Molecular markers are landmarks that help plant scientists identify specific chromosome segments that contain genes of interest. Marker-assisted selection technology allows breeders to more precisely and simultaneously select the best trait combinations (or genes) during the breeding process.
For example, a plant scientist might mark a combination of genes known to increase disease resistance, Close explained. Breeders wanting the disease resistance trait then use marker information to identify individuals containing that specific combination of genes. They do so without having to directly measure the trait, which can be difficult and expensive.
Ehlers, Roberts and Close, along with their project-funded programmers, postdoctoral researchers and students, will develop a detailed genetic roadmap of cowpea. In collaboration with their African partners in the national breeding programs of Senegal, Burkina Faso, Cameroon as well as with the International Institute of Tropical Agriculture in Nigeria, they will identify genes linked to important traits such as tolerance to drought and resistance to pests.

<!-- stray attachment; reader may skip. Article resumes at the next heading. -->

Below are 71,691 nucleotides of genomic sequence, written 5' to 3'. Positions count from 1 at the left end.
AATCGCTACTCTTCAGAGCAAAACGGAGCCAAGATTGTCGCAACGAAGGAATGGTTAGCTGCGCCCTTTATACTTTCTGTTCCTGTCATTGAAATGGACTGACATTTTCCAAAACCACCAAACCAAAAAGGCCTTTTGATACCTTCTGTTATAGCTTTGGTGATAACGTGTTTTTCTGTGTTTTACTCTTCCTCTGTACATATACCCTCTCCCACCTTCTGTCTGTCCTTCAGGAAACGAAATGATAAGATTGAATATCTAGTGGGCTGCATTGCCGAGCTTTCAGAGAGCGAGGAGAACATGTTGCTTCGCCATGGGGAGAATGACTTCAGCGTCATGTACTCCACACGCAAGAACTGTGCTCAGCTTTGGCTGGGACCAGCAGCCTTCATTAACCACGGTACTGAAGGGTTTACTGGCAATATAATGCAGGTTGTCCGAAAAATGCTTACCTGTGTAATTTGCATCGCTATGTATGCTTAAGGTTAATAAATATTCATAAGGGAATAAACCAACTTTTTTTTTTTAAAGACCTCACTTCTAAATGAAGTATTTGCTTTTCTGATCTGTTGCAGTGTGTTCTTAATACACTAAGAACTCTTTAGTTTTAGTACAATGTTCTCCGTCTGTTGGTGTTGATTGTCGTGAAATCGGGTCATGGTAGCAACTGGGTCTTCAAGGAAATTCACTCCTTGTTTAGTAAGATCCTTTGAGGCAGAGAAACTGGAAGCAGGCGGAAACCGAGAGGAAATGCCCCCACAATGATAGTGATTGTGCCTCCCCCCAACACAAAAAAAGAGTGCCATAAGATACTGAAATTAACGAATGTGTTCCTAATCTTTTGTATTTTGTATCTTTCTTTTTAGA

The grant to UCR is part of a broader effort by CGIARs Generation Challenge Program to improve legumes in sub-Saharan Africa, including beans, groundnuts and chickpeas.
The Generation Challenge Program is a research network that uses plant genetic diversity, advanced genomic science and comparative biology to develop tools and technologies that enable plant breeders in the developing world to produce better crop varieties for resource-poor farmers.
|Contact: Iqbal Pittalwala|
University of California - Riverside